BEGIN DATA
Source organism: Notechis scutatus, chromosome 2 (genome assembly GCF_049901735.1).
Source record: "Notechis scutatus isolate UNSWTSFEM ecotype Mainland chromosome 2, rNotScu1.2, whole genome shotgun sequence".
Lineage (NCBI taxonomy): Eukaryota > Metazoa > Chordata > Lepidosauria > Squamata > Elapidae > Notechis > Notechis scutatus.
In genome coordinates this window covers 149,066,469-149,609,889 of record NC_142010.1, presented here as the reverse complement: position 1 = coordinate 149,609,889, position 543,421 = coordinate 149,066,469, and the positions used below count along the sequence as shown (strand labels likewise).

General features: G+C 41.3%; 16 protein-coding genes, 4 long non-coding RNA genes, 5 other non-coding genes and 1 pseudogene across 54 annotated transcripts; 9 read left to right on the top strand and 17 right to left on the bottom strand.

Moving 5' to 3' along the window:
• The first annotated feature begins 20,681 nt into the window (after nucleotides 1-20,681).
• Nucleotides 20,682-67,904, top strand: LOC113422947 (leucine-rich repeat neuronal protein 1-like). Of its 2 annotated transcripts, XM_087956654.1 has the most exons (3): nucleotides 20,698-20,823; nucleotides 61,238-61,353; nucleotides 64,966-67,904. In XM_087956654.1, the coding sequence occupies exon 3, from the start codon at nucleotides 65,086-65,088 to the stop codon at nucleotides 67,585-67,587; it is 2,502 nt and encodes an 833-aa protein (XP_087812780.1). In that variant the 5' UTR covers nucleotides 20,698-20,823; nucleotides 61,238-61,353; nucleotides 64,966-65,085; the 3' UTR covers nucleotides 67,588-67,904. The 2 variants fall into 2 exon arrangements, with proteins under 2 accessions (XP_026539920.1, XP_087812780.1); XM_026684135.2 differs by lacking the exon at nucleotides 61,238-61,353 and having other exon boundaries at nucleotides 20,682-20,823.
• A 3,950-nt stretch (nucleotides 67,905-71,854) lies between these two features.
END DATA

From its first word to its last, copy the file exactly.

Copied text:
Source organism: Notechis scutatus, chromosome 2 (genome assembly GCF_049901735.1).
Source record: "Notechis scutatus isolate UNSWTSFEM ecotype Mainland chromosome 2, rNotScu1.2, whole genome shotgun sequence".
Lineage (NCBI taxonomy): Eukaryota > Metazoa > Chordata > Lepidosauria > Squamata > Elapidae > Notechis > Notechis scutatus.
In genome coordinates this window covers 149,066,469-149,609,889 of record NC_142010.1, presented here as the reverse complement: position 1 = coordinate 149,609,889, position 543,421 = coordinate 149,066,469, and the positions used below count along the sequence as shown (strand labels likewise).

General features: G+C 41.3%; 16 protein-coding genes, 4 long non-coding RNA genes, 5 other non-coding genes and 1 pseudogene across 54 annotated transcripts; 9 read left to right on the top strand and 17 right to left on the bottom strand.

Moving 5' to 3' along the window:
• The first annotated feature begins 20,681 nt into the window (after nucleotides 1-20,681).
• Nucleotides 20,682-67,904, top strand: LOC113422947 (leucine-rich repeat neuronal protein 1-like). Of its 2 annotated transcripts, XM_087956654.1 has the most exons (3): nucleotides 20,698-20,823; nucleotides 61,238-61,353; nucleotides 64,966-67,904. In XM_087956654.1, the coding sequence occupies exon 3, from the start codon at nucleotides 65,086-65,088 to the stop codon at nucleotides 67,585-67,587; it is 2,502 nt and encodes an 833-aa protein (XP_087812780.1). In that variant the 5' UTR covers nucleotides 20,698-20,823; nucleotides 61,238-61,353; nucleotides 64,966-65,085; the 3' UTR covers nucleotides 67,588-67,904. The 2 variants fall into 2 exon arrangements, with proteins under 2 accessions (XP_026539920.1, XP_087812780.1); XM_026684135.2 differs by lacking the exon at nucleotides 61,238-61,353 and having other exon boundaries at nucleotides 20,682-20,823.
• A 3,950-nt stretch (nucleotides 67,905-71,854) lies between these two features.